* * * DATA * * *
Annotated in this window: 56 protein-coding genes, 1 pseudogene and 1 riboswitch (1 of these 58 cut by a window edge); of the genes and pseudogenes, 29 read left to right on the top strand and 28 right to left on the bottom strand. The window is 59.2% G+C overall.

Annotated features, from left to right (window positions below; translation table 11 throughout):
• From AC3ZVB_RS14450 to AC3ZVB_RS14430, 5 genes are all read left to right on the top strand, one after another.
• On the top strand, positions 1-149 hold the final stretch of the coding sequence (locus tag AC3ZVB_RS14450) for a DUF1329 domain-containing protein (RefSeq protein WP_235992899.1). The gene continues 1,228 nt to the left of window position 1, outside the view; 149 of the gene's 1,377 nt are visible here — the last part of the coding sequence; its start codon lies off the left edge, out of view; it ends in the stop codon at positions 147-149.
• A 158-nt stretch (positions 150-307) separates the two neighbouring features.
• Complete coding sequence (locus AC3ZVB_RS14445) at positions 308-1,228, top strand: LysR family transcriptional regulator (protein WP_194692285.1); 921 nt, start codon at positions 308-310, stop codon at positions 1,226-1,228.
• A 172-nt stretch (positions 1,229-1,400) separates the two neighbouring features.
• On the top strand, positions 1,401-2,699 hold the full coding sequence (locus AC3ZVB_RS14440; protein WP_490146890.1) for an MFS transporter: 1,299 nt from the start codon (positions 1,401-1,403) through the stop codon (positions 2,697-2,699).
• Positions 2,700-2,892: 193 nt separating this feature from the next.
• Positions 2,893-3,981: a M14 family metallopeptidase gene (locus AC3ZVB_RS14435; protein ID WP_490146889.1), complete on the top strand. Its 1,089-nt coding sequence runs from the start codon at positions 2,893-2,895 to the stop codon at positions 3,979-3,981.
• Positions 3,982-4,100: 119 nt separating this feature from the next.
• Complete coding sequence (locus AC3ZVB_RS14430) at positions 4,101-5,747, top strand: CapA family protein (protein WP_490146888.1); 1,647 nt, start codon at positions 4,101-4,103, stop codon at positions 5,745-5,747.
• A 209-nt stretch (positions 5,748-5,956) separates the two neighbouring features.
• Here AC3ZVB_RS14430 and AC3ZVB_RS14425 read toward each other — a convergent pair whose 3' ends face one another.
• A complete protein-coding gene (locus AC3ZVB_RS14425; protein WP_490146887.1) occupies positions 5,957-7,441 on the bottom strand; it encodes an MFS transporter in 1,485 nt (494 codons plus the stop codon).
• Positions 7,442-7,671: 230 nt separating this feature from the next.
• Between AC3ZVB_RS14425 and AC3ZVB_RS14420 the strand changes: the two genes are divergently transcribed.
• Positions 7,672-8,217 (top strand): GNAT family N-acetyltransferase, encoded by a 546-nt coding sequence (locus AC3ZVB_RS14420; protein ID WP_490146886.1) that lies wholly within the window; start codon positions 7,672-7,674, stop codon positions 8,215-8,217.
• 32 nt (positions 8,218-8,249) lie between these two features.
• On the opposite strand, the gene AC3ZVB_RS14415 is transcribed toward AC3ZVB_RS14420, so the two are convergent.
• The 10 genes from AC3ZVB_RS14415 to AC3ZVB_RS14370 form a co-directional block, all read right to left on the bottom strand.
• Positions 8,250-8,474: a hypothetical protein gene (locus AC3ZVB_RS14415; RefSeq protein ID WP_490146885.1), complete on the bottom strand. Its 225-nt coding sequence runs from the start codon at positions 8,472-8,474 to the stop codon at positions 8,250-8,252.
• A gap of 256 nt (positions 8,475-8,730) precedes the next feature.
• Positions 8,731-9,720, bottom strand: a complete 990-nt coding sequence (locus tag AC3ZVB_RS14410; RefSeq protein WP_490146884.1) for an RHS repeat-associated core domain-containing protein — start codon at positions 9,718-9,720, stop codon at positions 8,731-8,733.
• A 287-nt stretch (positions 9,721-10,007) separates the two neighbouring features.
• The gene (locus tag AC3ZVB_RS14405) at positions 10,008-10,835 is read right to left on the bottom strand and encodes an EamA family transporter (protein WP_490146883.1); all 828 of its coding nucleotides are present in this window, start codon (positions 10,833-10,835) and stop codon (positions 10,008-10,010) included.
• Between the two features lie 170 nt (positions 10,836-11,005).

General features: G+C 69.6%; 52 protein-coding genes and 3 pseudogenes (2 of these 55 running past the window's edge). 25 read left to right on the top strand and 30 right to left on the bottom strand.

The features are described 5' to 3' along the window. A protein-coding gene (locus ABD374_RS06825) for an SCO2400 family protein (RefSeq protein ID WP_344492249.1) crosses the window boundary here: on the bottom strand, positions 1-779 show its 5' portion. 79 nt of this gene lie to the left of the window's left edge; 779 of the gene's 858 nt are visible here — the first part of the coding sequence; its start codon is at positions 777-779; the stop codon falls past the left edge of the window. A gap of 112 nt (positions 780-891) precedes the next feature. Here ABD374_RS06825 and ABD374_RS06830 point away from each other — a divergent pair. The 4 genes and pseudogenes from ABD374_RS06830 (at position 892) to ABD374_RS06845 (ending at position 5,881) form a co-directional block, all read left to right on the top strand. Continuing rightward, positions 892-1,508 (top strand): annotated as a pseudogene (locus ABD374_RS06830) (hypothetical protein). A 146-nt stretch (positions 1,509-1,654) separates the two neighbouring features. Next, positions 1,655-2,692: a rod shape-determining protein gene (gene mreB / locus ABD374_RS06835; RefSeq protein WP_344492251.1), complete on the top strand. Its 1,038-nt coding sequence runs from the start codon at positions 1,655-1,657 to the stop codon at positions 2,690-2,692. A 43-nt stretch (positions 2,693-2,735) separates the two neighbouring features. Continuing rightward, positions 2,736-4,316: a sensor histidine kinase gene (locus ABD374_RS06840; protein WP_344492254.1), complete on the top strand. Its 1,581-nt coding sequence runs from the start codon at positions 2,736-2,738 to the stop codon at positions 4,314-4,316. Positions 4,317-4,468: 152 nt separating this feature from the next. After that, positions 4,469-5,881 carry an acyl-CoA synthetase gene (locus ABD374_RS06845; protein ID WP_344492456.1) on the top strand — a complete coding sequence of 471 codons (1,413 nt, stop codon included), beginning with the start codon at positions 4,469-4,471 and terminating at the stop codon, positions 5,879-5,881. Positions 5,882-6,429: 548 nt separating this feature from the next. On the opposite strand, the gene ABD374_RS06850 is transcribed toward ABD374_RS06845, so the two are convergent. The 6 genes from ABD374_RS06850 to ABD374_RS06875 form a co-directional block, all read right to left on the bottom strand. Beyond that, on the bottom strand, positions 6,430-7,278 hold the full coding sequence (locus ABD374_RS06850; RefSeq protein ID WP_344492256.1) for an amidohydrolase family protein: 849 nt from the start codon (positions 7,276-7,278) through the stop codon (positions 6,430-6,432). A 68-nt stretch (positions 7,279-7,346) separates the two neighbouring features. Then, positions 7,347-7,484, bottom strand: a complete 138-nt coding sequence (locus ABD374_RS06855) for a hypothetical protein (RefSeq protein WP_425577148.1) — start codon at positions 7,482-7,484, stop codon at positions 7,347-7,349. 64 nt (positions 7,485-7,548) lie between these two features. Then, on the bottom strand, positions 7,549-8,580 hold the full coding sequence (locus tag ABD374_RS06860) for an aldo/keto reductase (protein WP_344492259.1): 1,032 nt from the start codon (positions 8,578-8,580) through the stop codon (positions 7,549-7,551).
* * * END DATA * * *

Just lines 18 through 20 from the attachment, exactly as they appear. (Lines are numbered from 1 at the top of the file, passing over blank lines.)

• Positions 7,672-8,217 (top strand): GNAT family N-acetyltransferase, encoded by a 546-nt coding sequence (locus AC3ZVB_RS14420; protein ID WP_490146886.1) that lies wholly within the window; start codon positions 7,672-7,674, stop codon positions 8,215-8,217.
• 32 nt (positions 8,218-8,249) lie between these two features.
• On the opposite strand, the gene AC3ZVB_RS14415 is transcribed toward AC3ZVB_RS14420, so the two are convergent.